My Special Needs Chick Can Fly

Chick shoes

No, that’s not a euphemism. I have an actual chick, hatched from an actual egg, that has a few ‘issues.’

He (I have no idea, we just call it he) has one enormous eye – it appears the eye has either popped out of the socket or the socket never formed properly. I assumed he was blind in this eye or soon would be, I was just worried about how delicate it would be – would it get pecked or knocked? He also has extremely curled toes so that he couldn’t walk but was shuffling around on the sides of his feet.

After a couple of days I worked out how to make little ‘chick shoes’ that straightened his toes out and he started standing up and eating. That was very exciting because we lost some chicks in an earlier hatch, so if he’s eating and drinking on his own that’s a big step to making it.

But it soon became clear he wasn’t doing well. He spent most of his time sitting against a fence or the edge of the box, and he sits with his blind eye out. It must be blind now, most of the time it’s covered in dried tears although there doesn’t seem to have been any infections and it’s cloudy. I probably made it worse by putting some betadine on it – there was some blood and I didn’t want to risk infection, in hindsight I probably should have just left it alone.

We kept him inside for a bit when the other chicks went out, just to make sure he was walking ok and could get to the food without competition – not only is he unsteady and half blind, he’s half the size of the other chicks. There was another chick with a cut on its back we were keeping an eye on and had the two of them together for company. But after the second chick was ready to go back, there wasn’t any real point keeping Bung inside.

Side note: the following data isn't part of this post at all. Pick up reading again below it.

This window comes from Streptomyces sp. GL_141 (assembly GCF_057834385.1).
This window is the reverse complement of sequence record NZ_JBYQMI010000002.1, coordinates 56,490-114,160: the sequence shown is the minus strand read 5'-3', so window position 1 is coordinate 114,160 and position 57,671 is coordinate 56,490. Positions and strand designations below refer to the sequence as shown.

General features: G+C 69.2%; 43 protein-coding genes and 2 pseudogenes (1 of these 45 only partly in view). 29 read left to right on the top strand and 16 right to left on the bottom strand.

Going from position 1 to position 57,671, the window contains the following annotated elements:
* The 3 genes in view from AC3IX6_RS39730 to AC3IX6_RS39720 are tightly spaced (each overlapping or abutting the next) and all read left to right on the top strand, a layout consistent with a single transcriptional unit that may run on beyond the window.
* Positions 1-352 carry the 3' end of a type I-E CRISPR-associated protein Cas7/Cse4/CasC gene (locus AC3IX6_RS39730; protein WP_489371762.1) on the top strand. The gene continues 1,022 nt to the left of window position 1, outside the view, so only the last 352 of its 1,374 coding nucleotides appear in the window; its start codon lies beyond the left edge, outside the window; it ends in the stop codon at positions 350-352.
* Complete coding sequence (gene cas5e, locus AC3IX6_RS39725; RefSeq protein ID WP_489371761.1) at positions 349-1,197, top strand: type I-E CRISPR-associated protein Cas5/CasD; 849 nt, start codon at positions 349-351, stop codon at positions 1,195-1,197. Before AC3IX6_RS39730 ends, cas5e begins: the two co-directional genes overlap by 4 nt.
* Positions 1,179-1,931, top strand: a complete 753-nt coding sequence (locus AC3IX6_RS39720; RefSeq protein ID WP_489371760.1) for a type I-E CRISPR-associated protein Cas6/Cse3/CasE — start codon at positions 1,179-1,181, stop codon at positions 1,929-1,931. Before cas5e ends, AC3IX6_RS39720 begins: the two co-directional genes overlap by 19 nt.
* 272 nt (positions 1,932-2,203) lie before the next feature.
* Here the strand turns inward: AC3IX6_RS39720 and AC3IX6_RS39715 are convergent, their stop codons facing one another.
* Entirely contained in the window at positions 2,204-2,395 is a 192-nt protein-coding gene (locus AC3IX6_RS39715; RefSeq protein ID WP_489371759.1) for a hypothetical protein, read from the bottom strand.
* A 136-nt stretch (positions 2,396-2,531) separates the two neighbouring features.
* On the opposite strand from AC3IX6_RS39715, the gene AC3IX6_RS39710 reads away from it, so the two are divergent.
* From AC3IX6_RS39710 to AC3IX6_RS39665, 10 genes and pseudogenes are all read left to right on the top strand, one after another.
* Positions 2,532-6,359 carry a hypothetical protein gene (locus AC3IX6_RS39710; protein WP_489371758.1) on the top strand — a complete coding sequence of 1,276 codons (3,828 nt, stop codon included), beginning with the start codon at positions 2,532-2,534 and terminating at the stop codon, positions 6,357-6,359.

Through it all he’s been an amazing little fighter – he obviously has huge problems, but he can move around, he’s trying to scratch in the dirt, he finds the food and water and even though he’s tiny he’s developing little feathers. We keep preparing the girls that he’ll probably die, but every morning he’s still there. It might sound a bit cruel to put him out, but what else are we supposed to do – this is a chicken we’re talking about. If he can’t walk, scratch and find food and water he’s going to have a pretty miserable and short life, so better to find that out now and deal with it if we have to. Starvation and bullying is a nasty way to go. We’ve only given him minimal help – some splinting on his feet, keeping him warm and a bit sheltered. At some point we need to see if he can live as a chicken, so out he went.

The chicks have a separate enclosure in one corner of the chicken run. It has their own food and water in it but no lid. It’s a bit protected for the little ones and under the cover so no predators can get to them, but everyone is getting to know each other and getting introduced. Bung has been doing fine, he’s happier with the other chicks but he still seems to spend all his time curled up against the fence. At least they aren’t bullying him and he’s obviously eating and drinking because he’s still with us.

Seeing there’s no lid on the chick cage, as the little ones try out their wings they go up and over. There’s generally one or two racing up and down the outside trying to work out what happened and where everyone went. And this morning it was Bung. Something pried my special needs chick away from his secure fence and tempted him to fly.

I wouldn’t want to push it too far – these are chickens we’re talking about. But I’m sure there’s a metaphor in there.

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